If you do, they might have to search you.
Members of the public are being stopped and searched under controversial anti-terror laws to racially balance the overall official figures, the Government's watchdog over the issue said today.
Lord Carlile of Berriew, QC, also said people are being stopped by police when there is not the slightest possibility of the individual being a terrorist.
He warned of the “poor and unnecessary” use of special powers which give police the ability to stop anyone in a designated area without them having “reasonable suspicion”.
Here we have the ultimate fusion of postmodern racial sensitivity with premodern police thuggery. Section 44 of the British Terror Act of 2000 authorizes the police, in designated areas of concern, to stop anyone at any time, and search him, with no requirement of probable cause, reasonable suspicion, or even a hunch, based on the fact the suspect was wearing say, a shamrock t-shirt, or carrying a box-cutter and a Koran.
That's appalling enough.
But according to the official charged with monitoring police as they use this invasive power, the cops know they'll be charged with racism if they abuse it only against people who are stereotyped as likely terrorists. To prevent that, they're going out of their way to bother everyone, from grandmothers to Australian tourists carrying cameras. Then at least, no one can accuse them of being unfair.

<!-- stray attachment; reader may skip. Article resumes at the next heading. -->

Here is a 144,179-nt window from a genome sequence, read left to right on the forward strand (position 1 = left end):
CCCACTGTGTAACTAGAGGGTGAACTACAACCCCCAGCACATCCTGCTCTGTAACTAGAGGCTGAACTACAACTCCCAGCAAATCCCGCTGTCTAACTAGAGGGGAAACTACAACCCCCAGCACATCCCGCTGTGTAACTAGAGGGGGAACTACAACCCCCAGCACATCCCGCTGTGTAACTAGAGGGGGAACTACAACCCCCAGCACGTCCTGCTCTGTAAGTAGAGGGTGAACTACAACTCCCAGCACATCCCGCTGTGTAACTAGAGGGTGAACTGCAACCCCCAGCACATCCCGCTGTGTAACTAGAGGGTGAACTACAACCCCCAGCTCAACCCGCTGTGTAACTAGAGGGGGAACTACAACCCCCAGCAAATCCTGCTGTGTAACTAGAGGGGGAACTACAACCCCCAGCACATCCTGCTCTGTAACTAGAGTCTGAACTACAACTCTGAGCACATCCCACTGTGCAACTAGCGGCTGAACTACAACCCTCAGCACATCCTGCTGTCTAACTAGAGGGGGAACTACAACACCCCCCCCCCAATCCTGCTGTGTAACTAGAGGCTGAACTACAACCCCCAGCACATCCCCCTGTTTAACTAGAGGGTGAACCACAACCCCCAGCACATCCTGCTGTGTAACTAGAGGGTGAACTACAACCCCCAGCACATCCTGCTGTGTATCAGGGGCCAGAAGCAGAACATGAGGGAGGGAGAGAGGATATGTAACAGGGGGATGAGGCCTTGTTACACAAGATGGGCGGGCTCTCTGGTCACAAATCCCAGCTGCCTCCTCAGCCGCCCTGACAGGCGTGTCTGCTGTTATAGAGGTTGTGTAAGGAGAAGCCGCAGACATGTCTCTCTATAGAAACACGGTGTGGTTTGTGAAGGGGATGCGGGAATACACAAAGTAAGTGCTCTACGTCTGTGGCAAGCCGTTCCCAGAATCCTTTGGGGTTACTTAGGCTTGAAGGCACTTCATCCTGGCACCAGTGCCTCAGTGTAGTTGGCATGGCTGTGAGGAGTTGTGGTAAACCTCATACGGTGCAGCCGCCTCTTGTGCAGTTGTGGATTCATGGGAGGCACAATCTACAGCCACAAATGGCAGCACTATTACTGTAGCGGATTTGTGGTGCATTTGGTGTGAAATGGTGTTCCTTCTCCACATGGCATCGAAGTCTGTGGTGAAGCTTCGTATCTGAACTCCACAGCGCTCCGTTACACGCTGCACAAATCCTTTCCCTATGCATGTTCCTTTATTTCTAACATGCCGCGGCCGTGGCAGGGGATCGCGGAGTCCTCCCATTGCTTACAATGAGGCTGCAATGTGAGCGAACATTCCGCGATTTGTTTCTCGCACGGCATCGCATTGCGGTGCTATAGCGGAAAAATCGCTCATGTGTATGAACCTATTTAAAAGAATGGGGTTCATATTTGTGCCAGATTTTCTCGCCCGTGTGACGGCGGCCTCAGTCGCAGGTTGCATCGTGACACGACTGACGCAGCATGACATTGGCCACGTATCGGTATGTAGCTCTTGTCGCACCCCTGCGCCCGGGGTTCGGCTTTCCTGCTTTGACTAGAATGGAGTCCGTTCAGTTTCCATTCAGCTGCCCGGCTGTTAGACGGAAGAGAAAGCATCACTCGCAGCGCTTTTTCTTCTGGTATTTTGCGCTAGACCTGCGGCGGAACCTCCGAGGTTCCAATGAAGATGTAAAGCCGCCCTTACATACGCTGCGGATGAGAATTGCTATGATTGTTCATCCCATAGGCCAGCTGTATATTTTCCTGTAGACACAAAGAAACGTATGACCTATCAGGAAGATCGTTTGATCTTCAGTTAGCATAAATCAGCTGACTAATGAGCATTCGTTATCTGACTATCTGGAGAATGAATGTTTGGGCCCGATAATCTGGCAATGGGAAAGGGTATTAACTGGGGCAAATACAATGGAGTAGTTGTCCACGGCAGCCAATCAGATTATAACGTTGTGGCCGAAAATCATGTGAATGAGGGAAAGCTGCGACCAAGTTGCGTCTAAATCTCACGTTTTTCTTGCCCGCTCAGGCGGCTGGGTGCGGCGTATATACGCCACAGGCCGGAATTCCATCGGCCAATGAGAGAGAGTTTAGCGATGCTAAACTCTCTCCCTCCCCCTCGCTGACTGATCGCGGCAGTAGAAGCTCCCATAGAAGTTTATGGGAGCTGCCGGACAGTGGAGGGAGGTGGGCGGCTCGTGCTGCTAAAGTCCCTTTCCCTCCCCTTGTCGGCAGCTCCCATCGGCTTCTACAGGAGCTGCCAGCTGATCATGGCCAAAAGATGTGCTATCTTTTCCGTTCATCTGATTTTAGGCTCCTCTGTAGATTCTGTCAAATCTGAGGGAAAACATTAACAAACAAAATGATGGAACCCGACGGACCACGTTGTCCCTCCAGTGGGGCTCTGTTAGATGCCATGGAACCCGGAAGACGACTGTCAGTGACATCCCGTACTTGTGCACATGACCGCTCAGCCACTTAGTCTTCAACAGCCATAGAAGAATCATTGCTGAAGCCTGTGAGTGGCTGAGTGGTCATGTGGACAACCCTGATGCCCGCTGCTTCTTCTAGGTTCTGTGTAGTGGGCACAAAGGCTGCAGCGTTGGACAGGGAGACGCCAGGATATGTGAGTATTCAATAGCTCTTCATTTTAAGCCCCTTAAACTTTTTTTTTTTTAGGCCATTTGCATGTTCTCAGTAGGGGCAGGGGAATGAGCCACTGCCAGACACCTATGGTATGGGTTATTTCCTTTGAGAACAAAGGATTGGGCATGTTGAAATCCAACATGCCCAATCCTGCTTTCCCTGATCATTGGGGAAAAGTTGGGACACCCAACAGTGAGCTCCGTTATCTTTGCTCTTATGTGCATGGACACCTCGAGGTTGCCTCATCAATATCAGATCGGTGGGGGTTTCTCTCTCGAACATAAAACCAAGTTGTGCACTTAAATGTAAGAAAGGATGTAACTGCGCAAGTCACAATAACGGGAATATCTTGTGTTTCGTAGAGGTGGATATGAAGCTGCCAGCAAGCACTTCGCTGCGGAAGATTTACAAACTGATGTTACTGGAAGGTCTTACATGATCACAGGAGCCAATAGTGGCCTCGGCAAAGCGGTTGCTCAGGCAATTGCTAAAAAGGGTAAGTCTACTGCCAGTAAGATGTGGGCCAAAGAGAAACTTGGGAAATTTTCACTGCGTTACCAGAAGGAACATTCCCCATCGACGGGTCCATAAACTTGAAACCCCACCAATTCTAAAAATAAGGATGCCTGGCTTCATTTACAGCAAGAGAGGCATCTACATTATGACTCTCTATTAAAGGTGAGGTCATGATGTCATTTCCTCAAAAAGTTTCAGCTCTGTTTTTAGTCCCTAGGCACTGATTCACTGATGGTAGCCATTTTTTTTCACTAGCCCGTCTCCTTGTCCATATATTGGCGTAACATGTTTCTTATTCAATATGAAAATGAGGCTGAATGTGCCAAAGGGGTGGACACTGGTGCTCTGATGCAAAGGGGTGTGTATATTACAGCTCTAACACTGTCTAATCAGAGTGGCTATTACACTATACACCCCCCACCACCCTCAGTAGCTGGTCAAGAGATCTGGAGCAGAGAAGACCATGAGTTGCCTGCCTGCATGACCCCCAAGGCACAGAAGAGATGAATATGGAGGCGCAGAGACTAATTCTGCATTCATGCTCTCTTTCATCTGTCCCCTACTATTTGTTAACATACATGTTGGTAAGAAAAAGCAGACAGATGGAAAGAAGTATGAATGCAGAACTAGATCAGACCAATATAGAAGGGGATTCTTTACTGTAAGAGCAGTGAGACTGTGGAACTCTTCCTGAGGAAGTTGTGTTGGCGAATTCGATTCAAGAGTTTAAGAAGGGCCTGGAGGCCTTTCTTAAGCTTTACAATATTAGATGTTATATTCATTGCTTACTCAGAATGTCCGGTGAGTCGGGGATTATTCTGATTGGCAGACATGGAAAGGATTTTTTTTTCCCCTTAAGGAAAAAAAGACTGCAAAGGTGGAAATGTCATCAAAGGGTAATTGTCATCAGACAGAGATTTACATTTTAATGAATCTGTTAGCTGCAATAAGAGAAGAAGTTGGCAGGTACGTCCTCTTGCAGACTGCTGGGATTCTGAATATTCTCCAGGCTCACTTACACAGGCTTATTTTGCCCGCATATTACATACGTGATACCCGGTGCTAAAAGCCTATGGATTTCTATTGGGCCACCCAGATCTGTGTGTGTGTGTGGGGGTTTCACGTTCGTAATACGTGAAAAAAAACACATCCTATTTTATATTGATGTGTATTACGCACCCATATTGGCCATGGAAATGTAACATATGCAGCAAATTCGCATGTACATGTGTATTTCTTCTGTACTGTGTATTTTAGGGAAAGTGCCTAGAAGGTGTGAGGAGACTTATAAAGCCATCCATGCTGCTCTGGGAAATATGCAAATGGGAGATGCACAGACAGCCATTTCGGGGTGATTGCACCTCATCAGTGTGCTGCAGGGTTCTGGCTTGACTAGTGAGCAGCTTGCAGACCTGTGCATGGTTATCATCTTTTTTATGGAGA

"I cannot see a justification for the whole of the Greater London area being covered permanently. The intention of the section was not to place London under permanent special search powers."
None of the many thousands of searches had ever led to a conviction for a terrorist offence, he said.
If, in the nine years this law has been on the books, it has never succeeded in its avowed purpose of catching a terrorist, why not repeal it? Why not require the police to articulate some justifiable suspicion before they can stop and search anyone, as they must in the rest of England and in every other liberal democracy?
But that can't happen, because it might prevent them from balancing search quotas to prove that the British police aren't prejudiced.